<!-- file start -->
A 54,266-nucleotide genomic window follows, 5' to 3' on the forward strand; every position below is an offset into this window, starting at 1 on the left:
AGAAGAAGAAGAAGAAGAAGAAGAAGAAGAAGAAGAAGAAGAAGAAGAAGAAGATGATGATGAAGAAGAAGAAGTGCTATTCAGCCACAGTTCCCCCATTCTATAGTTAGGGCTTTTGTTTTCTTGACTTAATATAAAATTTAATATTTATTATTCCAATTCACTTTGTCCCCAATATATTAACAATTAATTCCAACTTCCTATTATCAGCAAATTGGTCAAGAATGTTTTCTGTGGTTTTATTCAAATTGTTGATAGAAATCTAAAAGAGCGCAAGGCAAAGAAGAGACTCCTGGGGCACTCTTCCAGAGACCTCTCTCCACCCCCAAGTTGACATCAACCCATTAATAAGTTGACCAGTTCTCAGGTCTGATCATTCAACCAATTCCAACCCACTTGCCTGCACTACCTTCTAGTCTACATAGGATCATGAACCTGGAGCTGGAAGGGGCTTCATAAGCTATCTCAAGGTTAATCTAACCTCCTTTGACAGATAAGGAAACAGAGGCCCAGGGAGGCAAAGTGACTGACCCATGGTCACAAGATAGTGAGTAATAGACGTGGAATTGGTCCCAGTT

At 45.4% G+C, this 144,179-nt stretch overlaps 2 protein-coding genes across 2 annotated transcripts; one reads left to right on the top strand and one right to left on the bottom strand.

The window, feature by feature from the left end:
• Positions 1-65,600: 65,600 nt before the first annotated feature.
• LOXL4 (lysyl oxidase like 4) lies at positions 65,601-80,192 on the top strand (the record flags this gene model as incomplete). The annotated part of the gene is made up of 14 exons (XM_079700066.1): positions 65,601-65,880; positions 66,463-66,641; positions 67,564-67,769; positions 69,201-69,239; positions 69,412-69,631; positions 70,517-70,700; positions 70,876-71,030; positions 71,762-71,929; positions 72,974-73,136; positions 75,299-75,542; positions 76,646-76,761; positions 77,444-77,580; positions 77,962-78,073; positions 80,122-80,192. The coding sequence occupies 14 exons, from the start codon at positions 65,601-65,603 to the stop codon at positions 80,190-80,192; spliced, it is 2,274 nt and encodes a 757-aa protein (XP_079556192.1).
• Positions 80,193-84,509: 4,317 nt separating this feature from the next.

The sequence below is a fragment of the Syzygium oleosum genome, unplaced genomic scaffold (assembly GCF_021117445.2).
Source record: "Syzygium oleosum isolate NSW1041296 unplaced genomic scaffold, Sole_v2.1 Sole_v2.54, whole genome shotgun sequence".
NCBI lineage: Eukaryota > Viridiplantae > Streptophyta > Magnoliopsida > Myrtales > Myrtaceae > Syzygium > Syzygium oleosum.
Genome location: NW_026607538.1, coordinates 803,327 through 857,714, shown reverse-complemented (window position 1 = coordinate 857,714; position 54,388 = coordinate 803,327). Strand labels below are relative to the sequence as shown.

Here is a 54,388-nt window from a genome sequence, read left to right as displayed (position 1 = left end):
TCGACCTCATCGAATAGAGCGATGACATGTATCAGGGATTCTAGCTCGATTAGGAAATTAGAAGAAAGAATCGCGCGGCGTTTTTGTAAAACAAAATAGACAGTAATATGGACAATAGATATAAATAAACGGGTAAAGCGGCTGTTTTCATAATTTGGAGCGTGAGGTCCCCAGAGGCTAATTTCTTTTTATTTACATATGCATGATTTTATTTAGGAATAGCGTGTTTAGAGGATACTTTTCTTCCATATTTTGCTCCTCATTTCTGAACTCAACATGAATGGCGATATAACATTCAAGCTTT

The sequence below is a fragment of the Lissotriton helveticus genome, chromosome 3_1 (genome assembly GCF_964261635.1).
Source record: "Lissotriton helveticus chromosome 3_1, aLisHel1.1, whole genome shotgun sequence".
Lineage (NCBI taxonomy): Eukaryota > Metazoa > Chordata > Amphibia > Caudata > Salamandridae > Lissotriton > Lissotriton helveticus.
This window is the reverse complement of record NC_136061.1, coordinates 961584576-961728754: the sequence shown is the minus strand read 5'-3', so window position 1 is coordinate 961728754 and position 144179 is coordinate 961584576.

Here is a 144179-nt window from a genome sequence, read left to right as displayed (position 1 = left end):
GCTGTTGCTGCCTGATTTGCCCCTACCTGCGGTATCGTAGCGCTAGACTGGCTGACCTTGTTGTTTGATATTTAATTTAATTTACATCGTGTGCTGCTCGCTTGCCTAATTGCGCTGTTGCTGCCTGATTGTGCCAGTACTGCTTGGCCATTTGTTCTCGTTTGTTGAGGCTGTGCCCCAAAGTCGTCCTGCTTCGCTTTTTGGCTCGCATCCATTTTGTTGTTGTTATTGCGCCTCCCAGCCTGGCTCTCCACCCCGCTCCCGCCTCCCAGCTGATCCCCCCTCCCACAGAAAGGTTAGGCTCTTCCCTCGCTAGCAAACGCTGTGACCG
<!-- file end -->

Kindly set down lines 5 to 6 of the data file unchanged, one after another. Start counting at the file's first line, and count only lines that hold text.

• Positions 1-65,600: 65,600 nt before the first annotated feature.
• LOXL4 (lysyl oxidase like 4) lies at positions 65,601-80,192 on the top strand (the record flags this gene model as incomplete). The annotated part of the gene is made up of 14 exons (XM_079700066.1): positions 65,601-65,880; positions 66,463-66,641; positions 67,564-67,769; positions 69,201-69,239; positions 69,412-69,631; positions 70,517-70,700; positions 70,876-71,030; positions 71,762-71,929; positions 72,974-73,136; positions 75,299-75,542; positions 76,646-76,761; positions 77,444-77,580; positions 77,962-78,073; positions 80,122-80,192. The coding sequence occupies 14 exons, from the start codon at positions 65,601-65,603 to the stop codon at positions 80,190-80,192; spliced, it is 2,274 nt and encodes a 757-aa protein (XP_079556192.1).